In film class in college, we learned the difference between narrative and spectacle. Narrative, of course, was the story. Spectacle was, well, the songs and dances, or the special effects that dazzled, or the great set pieces like fights or cattle drives. Or perhaps, Carmen Miranda just standing there. In any event, the spectacle was the “wow” of the film.
Boyhood, the recent Richard Linklater (Waking Life, Before Sunrise, Before Sunset, Before Midnight) film chronicling the life of a boy from the age of 7 to 18, has one dazzlingly spectacular element: It follows the boy, his mom and dad, his sister, and other people in the story, over a period of 12 years, and was filmed over the same period. You won’t see the “preteen” version of the lead character, then the older teen version of him. You see the real young actor, Ellar Coltrane, grow right in front of your eyes from a young boy to a young man named Mason. You see his parents, played by Ethan Hawke and Patricia Arquette, grow (gracefully, to be honest) into middle age. Linklater’s daughter Lorilei plays Mason’s sister, and rounds out the central cast.
The narrative territory isn’t unique to this film, Director Michael Apted’s Up documentary series chronicles a group of young folks at seven-year intervals, and therefore owns its own unique place. But that’s a documentary, and Boyhood is a drama.
Boyhood’s story is rather rudimentary, which works well as a structure for the astounding parade of advancing time. The film’s formal approach is straightforward and basic, though it seems to have moved in a little closer to the characters over time. Linklater may actually have bent over a little too far backwards in streamlining and simplifying the film’s style in the beginning. But there is no feeling of shifting styles over the years, which helps keep the story moving forward and our attention where it belongs.
The various milestones of age are there, but not the typical teen-movie progression of “first-time activities” such as drinking, drugs, sex, etc. This is the story of one young boy and his journey to adulthood. Larger statements can be inferred, but this isn’t a political or social commentary masquerading as a particular person’s story. The interlude with new Christian step-grandparents is a bit awkward and clichéd, with guns and Gospel preaching presented just this side of condescending. But even viewing this segment of the film as a preacher myself, Mason’s look of pain in the church service was genuinely funny and might well have been Coltrane’s finest acting moment in the film.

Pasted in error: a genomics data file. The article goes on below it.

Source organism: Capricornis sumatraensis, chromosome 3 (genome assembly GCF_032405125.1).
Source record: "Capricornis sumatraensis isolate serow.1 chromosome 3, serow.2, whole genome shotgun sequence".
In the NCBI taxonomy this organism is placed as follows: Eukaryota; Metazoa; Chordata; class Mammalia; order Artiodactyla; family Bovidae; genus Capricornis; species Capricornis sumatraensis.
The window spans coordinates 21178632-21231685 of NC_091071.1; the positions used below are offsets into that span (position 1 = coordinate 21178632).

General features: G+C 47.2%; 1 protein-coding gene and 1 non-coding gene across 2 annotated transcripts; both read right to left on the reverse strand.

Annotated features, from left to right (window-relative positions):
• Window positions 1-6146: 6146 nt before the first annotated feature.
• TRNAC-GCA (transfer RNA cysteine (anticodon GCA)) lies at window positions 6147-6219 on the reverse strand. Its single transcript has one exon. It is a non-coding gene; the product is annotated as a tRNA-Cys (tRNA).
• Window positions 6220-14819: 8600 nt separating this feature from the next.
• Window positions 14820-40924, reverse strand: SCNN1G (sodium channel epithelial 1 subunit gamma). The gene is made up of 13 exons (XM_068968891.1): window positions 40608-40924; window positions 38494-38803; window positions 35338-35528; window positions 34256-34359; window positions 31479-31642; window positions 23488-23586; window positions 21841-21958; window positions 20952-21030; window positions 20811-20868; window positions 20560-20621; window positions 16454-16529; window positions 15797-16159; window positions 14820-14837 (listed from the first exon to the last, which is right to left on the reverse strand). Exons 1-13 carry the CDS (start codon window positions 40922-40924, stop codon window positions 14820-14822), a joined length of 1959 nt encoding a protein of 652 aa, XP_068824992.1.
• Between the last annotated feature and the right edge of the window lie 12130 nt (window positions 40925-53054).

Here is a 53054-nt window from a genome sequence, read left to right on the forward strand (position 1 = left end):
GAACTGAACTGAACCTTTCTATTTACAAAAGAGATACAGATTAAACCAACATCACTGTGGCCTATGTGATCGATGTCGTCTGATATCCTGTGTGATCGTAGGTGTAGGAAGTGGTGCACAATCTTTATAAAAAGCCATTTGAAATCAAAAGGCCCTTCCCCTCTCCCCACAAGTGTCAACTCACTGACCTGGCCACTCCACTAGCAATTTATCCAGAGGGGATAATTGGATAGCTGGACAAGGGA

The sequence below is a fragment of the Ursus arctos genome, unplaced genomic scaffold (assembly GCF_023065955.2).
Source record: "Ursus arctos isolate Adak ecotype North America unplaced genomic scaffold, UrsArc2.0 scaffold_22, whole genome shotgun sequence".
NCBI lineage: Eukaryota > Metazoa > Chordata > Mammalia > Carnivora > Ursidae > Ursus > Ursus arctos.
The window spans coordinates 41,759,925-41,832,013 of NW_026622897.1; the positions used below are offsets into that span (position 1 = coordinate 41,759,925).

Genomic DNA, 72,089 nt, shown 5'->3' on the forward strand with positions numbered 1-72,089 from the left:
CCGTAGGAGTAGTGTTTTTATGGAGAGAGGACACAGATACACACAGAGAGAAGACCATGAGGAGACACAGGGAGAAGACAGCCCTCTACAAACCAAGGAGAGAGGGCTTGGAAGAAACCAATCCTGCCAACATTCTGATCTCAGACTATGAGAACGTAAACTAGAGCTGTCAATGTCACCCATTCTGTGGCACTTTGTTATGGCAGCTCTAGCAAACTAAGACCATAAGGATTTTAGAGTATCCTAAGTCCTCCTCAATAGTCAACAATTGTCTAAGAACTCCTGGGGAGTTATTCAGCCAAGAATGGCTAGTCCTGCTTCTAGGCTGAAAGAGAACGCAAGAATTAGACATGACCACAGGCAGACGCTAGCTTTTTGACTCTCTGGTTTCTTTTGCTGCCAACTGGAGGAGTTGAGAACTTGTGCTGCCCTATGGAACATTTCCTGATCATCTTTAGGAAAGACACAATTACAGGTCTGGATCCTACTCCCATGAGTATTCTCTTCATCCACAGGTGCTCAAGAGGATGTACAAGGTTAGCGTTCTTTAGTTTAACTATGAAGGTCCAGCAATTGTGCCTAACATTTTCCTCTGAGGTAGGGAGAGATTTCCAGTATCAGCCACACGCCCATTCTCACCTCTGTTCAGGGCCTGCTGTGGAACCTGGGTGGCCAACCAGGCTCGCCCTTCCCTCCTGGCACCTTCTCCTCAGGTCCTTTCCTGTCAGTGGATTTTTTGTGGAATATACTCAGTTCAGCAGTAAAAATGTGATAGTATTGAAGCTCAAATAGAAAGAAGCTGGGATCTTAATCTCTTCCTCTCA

The two adult actors do fine work throughout, as expected. Their characters have opposite arcs, with Arquette’s mom a harried single mom who keeps making questionable choices in men, and Hawkes’ dad as a ne’er-do-well dragged kicking and screaming into a semblance of responsibility. Lorilei Linklater’s performance is not particularly strong, but not distracting. Some of her attitudinal teen responses, in fact, contribute greatly to the realism of the film.
Of course the big risk and big success is Coltrane as Mason. It’s impossible to tell what he’s capable of as an adult actor. But he and Linklater have created a completely believable and singular character with life and breath and thought and heart—plus the requisite teen attitude. Coltrane could have been a washout, or have dropped from the filming process sometime over the 12-year creation period. He could have been a male Shirley Temple, talented as a child and not particularly so as he grew. Part of the joy of watching the film is realizing all the many elements that had to fall into place for this film to reach completion (e.g., someone could have died, become caught in a franchise with no escape, or could have just decided they’d had enough).
One performance that should be noted (spoiler alert) is that of Marco Perella (Sin City, A Scanner Darkly), who plays the almost-major character of Professor Bill Welbrock, Arquette’s character’s second husband. Coming off as both genuinely nice and subtly but creepily sketchy at the same time, we see his outer shell begin to crack and finally disintegrate over time. (One wonders as the film goes on if Linklater is making some kind of statement about the ravages of alcohol with this character and one other.) In a film that generally eschews big moments, Perella creates one that makes you almost jump out of your seat, and the realism Linklater has built up during the film gets a big emotional payoff in the scene. His character almost threatens to break out of the world of the film, but instead expands and enriches it.
In stories such as this, beginnings are easy and endings more difficult. There is something of the typical romance structure to the end, but this film isn’t a romance of any kind. We are left with a young, slightly wounded, intelligent young man who we presume will grow up some more and will alternately conquer and struggle with the issues of his upbringing. Perhaps the strongest statement is a quiet one about survival and hope for the future, but the film ends so delicately that no particular statement is made.
Any serious film person should see Boyhood, and anyone else wanting to see a spectacle that doesn’t involve car crashes, aliens, superheroes or the supernatural. This is a spectacular film, where the spectacle is life and growth and time itself. There may not be another film like it in our lifetimes.